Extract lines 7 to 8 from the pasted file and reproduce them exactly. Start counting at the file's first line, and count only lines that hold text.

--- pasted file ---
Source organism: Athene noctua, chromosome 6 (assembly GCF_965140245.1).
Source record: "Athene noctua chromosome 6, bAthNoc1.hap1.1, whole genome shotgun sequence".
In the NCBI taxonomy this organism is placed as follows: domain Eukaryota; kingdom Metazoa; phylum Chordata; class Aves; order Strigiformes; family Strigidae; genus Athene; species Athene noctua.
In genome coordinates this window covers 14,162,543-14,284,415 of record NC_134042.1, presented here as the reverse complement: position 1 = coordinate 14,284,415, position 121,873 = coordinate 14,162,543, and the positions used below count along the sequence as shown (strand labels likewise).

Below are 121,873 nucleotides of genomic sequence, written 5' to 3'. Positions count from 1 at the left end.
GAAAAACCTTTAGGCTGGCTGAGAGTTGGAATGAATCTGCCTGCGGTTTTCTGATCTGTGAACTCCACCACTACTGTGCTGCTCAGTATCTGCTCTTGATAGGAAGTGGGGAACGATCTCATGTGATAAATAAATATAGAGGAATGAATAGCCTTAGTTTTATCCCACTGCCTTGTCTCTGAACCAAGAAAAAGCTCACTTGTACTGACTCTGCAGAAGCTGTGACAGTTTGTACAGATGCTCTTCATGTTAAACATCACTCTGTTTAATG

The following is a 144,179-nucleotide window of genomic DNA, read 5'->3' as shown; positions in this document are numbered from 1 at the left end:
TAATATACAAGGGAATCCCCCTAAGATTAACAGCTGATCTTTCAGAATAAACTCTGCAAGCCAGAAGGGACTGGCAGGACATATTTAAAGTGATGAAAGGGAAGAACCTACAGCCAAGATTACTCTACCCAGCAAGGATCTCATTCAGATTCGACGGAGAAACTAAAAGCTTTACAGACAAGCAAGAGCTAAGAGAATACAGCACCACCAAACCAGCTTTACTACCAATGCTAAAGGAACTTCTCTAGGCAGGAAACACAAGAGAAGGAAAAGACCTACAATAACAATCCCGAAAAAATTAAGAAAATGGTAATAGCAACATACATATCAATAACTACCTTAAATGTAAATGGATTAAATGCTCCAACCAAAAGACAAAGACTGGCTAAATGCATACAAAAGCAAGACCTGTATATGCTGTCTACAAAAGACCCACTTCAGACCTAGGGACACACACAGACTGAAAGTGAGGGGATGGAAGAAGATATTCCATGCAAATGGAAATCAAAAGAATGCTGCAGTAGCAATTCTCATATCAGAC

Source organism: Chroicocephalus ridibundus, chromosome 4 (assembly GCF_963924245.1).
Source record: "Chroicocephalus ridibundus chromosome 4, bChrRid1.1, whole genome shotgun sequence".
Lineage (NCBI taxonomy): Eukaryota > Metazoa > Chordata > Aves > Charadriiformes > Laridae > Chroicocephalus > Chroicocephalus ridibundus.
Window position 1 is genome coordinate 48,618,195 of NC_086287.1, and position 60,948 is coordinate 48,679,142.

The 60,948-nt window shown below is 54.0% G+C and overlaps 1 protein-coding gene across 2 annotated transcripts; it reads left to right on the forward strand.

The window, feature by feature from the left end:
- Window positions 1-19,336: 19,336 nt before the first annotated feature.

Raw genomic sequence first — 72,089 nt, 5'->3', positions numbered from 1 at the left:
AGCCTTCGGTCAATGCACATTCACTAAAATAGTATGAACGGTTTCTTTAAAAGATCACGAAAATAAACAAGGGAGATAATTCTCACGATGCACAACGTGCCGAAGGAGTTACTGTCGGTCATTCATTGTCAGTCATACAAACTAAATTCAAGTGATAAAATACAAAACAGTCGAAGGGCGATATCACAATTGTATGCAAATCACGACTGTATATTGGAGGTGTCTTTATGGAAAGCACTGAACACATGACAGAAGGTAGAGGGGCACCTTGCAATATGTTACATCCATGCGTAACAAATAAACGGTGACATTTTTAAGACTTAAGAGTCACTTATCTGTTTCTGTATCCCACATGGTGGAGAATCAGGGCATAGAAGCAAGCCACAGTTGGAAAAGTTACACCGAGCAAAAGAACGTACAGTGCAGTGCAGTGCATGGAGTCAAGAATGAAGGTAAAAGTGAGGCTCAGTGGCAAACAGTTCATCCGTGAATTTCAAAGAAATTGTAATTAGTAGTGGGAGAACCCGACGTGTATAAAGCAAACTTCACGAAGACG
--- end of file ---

The following is a 144,179-nucleotide window of genomic DNA, read 5'->3' as shown; positions in this document are numbered from 1 at the left end:
TAATATACAAGGGAATCCCCCTAAGATTAACAGCTGATCTTTCAGAATAAACTCTGCAAGCCAGAAGGGACTGGCAGGACATATTTAAAGTGATGAAAGGGAAGAACCTACAGCCAAGATTACTCTACCCAGCAAGGATCTCATTCAGATTCGACGGAGAAACTAAAAGCTTTACAGACAAGCAAGAGCTAAGAGAATACAGCACCACCAAACCAGCTTTACTACCAATGCTAAAGGAACTTCTCTAGGCAGGAAACACAAGAGAAGGAAAAGACCTACAATAACAATCCCGAAAAAATTAAGAAAATGGTAATAGCAACATACATATCAATAACTACCTTAAATGTAAATGGATTAAATGCTCCAACCAAAAGACAAAGACTGGCTAAATGCATACAAAAGCAAGACCTGTATATGCTGTCTACAAAAGACCCACTTCAGACCTAGGGACACACACAGACTGAAAGTGAGGGGATGGAAGAAGATATTCCATGCAAATGGAAATCAAAAGAATGCTGCAGTAGCAATTCTCATATCAGAC